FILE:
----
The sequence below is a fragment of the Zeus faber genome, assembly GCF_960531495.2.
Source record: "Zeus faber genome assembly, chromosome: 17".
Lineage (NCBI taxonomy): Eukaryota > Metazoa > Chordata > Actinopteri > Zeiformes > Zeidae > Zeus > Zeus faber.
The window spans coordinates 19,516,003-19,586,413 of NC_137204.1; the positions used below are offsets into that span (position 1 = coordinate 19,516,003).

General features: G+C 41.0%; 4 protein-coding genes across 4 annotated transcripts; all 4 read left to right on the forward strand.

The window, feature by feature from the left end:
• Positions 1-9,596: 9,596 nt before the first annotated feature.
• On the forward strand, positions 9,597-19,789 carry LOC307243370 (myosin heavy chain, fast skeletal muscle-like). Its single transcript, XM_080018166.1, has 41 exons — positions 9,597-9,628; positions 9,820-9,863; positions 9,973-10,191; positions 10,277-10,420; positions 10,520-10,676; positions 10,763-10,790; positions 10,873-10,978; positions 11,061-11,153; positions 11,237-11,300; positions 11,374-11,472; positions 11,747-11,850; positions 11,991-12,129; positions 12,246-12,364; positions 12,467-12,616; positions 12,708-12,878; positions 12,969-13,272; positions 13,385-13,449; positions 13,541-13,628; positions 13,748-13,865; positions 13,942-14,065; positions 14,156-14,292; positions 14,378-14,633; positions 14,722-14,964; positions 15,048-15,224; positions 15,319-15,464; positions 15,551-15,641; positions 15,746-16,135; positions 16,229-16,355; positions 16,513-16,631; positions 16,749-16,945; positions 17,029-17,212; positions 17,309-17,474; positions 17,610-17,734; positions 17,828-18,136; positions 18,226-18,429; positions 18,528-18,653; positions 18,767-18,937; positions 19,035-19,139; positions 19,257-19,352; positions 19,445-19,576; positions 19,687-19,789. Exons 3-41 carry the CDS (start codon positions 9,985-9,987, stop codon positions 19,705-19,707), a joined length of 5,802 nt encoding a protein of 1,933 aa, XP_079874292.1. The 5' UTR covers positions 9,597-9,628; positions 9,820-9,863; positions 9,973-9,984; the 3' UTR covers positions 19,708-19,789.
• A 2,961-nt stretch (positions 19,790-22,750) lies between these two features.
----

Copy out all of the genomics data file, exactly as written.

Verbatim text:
The sequence below is a fragment of the Zeus faber genome, assembly GCF_960531495.2.
Source record: "Zeus faber genome assembly, chromosome: 17".
Lineage (NCBI taxonomy): Eukaryota > Metazoa > Chordata > Actinopteri > Zeiformes > Zeidae > Zeus > Zeus faber.
The window spans coordinates 19,516,003-19,586,413 of NC_137204.1; the positions used below are offsets into that span (position 1 = coordinate 19,516,003).

General features: G+C 41.0%; 4 protein-coding genes across 4 annotated transcripts; all 4 read left to right on the forward strand.

The window, feature by feature from the left end:
• Positions 1-9,596: 9,596 nt before the first annotated feature.
• On the forward strand, positions 9,597-19,789 carry LOC307243370 (myosin heavy chain, fast skeletal muscle-like). Its single transcript, XM_080018166.1, has 41 exons — positions 9,597-9,628; positions 9,820-9,863; positions 9,973-10,191; positions 10,277-10,420; positions 10,520-10,676; positions 10,763-10,790; positions 10,873-10,978; positions 11,061-11,153; positions 11,237-11,300; positions 11,374-11,472; positions 11,747-11,850; positions 11,991-12,129; positions 12,246-12,364; positions 12,467-12,616; positions 12,708-12,878; positions 12,969-13,272; positions 13,385-13,449; positions 13,541-13,628; positions 13,748-13,865; positions 13,942-14,065; positions 14,156-14,292; positions 14,378-14,633; positions 14,722-14,964; positions 15,048-15,224; positions 15,319-15,464; positions 15,551-15,641; positions 15,746-16,135; positions 16,229-16,355; positions 16,513-16,631; positions 16,749-16,945; positions 17,029-17,212; positions 17,309-17,474; positions 17,610-17,734; positions 17,828-18,136; positions 18,226-18,429; positions 18,528-18,653; positions 18,767-18,937; positions 19,035-19,139; positions 19,257-19,352; positions 19,445-19,576; positions 19,687-19,789. Exons 3-41 carry the CDS (start codon positions 9,985-9,987, stop codon positions 19,705-19,707), a joined length of 5,802 nt encoding a protein of 1,933 aa, XP_079874292.1. The 5' UTR covers positions 9,597-9,628; positions 9,820-9,863; positions 9,973-9,984; the 3' UTR covers positions 19,708-19,789.
• A 2,961-nt stretch (positions 19,790-22,750) lies between these two features.